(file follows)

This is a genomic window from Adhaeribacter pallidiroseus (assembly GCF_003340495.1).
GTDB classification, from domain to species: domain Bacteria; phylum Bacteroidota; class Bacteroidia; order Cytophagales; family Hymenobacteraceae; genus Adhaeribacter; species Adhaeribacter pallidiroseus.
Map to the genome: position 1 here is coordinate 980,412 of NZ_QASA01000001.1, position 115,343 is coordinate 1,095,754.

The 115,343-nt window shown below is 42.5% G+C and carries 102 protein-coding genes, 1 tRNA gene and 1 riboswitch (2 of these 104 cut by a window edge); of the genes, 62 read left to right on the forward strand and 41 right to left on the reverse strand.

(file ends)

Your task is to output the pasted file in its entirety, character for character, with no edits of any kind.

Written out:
This is a genomic window from Adhaeribacter pallidiroseus (assembly GCF_003340495.1).
GTDB classification, from domain to species: domain Bacteria; phylum Bacteroidota; class Bacteroidia; order Cytophagales; family Hymenobacteraceae; genus Adhaeribacter; species Adhaeribacter pallidiroseus.
Map to the genome: position 1 here is coordinate 980,412 of NZ_QASA01000001.1, position 115,343 is coordinate 1,095,754.

The 115,343-nt window shown below is 42.5% G+C and carries 102 protein-coding genes, 1 tRNA gene and 1 riboswitch (2 of these 104 cut by a window edge); of the genes, 62 read left to right on the forward strand and 41 right to left on the reverse strand.